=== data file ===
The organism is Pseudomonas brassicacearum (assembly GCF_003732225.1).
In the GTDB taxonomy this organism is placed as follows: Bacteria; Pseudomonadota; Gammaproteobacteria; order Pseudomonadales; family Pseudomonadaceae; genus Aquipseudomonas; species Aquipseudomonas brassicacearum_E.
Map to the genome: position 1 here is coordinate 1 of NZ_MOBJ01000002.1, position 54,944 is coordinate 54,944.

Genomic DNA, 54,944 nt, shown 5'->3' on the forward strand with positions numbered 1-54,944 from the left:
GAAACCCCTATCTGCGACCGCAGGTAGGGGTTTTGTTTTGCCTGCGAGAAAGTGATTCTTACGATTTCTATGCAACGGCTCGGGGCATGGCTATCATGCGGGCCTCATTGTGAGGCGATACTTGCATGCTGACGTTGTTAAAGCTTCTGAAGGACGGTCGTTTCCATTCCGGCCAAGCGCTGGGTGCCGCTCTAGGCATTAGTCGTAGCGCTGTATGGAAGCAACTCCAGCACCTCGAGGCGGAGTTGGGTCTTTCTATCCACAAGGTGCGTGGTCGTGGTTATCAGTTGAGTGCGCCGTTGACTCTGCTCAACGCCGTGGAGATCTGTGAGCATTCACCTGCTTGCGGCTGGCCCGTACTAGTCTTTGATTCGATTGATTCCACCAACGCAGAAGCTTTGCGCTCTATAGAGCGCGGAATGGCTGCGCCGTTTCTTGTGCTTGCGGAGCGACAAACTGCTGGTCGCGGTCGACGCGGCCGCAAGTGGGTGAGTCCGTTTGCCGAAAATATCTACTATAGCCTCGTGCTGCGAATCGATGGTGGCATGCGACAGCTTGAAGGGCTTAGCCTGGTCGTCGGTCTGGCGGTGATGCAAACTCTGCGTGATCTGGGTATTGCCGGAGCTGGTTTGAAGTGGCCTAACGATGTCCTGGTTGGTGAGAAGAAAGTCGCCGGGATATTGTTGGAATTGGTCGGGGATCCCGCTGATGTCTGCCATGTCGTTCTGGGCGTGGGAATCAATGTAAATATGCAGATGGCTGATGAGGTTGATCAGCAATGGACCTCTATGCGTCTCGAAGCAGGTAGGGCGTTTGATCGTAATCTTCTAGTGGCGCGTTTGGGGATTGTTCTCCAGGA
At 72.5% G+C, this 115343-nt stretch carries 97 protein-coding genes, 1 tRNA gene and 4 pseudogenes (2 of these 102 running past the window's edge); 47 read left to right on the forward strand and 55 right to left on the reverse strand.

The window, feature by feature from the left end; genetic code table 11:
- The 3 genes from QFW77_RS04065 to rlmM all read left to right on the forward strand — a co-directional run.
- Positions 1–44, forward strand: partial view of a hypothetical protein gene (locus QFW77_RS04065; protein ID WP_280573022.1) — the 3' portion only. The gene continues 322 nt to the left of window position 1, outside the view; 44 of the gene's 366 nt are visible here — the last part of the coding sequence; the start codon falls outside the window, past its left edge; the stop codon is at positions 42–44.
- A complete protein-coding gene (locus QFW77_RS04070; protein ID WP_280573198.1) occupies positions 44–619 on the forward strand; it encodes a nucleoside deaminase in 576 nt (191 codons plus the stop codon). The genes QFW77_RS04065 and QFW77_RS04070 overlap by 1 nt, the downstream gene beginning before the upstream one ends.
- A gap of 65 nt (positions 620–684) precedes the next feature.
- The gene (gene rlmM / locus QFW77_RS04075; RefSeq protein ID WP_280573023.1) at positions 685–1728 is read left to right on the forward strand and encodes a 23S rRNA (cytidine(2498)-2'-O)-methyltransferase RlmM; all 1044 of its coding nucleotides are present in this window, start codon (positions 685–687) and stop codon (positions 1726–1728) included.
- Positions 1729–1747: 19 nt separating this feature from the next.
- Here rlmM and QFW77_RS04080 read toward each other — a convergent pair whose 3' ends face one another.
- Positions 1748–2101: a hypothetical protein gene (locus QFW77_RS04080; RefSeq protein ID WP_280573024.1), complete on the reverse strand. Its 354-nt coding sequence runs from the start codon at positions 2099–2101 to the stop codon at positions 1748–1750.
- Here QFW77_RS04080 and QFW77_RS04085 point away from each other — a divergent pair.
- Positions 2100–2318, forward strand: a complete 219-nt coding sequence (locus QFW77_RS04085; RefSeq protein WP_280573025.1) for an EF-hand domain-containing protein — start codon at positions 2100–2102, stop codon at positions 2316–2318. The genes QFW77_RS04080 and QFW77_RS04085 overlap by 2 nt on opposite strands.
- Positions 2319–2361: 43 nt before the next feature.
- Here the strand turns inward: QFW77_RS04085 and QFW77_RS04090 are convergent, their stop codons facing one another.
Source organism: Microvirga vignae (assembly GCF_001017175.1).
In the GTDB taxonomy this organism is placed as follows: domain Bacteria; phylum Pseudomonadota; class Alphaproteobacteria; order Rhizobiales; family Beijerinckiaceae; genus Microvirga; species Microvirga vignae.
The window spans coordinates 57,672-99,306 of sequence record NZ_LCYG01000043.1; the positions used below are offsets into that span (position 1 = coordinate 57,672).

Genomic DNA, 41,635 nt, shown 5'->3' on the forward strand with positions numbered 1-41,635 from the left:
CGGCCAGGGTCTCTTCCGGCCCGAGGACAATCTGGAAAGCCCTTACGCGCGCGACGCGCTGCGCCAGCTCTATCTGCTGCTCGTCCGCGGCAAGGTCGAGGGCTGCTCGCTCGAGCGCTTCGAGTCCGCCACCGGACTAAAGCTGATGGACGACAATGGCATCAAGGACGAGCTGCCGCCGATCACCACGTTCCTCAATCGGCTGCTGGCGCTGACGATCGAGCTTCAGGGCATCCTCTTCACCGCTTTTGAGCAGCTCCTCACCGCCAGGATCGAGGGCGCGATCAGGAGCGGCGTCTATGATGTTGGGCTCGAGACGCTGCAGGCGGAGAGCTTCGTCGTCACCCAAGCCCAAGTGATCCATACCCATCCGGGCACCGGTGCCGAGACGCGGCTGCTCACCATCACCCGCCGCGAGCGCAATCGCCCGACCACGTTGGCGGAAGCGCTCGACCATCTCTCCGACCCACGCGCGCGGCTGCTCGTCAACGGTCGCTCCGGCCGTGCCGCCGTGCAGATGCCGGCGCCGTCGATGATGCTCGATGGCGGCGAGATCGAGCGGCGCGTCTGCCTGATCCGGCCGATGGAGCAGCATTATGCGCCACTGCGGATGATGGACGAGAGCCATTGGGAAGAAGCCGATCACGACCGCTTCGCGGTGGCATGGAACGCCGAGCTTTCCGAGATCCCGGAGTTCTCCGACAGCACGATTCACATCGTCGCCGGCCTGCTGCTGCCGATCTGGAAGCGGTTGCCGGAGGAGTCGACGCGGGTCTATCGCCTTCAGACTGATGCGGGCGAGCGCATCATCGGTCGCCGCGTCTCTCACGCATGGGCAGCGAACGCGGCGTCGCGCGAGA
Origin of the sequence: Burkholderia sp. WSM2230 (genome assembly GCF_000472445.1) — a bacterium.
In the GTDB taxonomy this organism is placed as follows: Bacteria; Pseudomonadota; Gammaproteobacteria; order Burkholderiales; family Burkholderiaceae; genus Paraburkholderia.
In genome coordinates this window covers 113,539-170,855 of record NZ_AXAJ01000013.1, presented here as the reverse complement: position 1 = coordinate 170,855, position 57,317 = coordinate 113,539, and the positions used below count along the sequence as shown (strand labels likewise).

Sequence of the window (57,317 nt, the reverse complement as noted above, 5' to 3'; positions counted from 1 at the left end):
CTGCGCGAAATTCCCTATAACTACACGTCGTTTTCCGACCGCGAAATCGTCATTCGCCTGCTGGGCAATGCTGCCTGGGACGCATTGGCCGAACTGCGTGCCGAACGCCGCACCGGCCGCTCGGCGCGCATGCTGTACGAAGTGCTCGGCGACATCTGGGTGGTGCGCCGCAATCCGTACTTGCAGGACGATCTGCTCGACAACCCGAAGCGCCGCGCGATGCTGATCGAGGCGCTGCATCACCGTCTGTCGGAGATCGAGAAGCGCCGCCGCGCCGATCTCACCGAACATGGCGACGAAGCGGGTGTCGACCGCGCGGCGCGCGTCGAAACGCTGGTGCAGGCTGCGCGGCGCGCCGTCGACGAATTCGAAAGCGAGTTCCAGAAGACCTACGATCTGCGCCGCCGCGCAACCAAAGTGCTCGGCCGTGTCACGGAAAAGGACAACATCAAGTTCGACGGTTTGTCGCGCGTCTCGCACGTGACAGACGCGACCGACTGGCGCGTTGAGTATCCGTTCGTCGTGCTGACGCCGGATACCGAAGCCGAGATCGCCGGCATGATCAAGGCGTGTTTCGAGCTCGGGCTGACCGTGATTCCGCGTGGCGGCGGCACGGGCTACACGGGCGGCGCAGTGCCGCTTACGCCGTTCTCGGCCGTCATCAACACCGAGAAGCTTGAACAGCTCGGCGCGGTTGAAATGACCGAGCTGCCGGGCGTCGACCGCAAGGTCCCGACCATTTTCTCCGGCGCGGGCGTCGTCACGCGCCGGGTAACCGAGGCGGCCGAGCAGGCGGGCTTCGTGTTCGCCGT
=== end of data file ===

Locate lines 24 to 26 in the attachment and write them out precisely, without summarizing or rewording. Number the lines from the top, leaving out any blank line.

CGGCCAGGGTCTCTTCCGGCCCGAGGACAATCTGGAAAGCCCTTACGCGCGCGACGCGCTGCGCCAGCTCTATCTGCTGCTCGTCCGCGGCAAGGTCGAGGGCTGCTCGCTCGAGCGCTTCGAGTCCGCCACCGGACTAAAGCTGATGGACGACAATGGCATCAAGGACGAGCTGCCGCCGATCACCACGTTCCTCAATCGGCTGCTGGCGCTGACGATCGAGCTTCAGGGCATCCTCTTCACCGCTTTTGAGCAGCTCCTCACCGCCAGGATCGAGGGCGCGATCAGGAGCGGCGTCTATGATGTTGGGCTCGAGACGCTGCAGGCGGAGAGCTTCGTCGTCACCCAAGCCCAAGTGATCCATACCCATCCGGGCACCGGTGCCGAGACGCGGCTGCTCACCATCACCCGCCGCGAGCGCAATCGCCCGACCACGTTGGCGGAAGCGCTCGACCATCTCTCCGACCCACGCGCGCGGCTGCTCGTCAACGGTCGCTCCGGCCGTGCCGCCGTGCAGATGCCGGCGCCGTCGATGATGCTCGATGGCGGCGAGATCGAGCGGCGCGTCTGCCTGATCCGGCCGATGGAGCAGCATTATGCGCCACTGCGGATGATGGACGAGAGCCATTGGGAAGAAGCCGATCACGACCGCTTCGCGGTGGCATGGAACGCCGAGCTTTCCGAGATCCCGGAGTTCTCCGACAGCACGATTCACATCGTCGCCGGCCTGCTGCTGCCGATCTGGAAGCGGTTGCCGGAGGAGTCGACGCGGGTCTATCGCCTTCAGACTGATGCGGGCGAGCGCATCATCGGTCGCCGCGTCTCTCACGCATGGGCAGCGAACGCGGCGTCGCGCGAGA
Origin of the sequence: Burkholderia sp. WSM2230 (genome assembly GCF_000472445.1) — a bacterium.
In the GTDB taxonomy this organism is placed as follows: Bacteria; Pseudomonadota; Gammaproteobacteria; order Burkholderiales; family Burkholderiaceae; genus Paraburkholderia.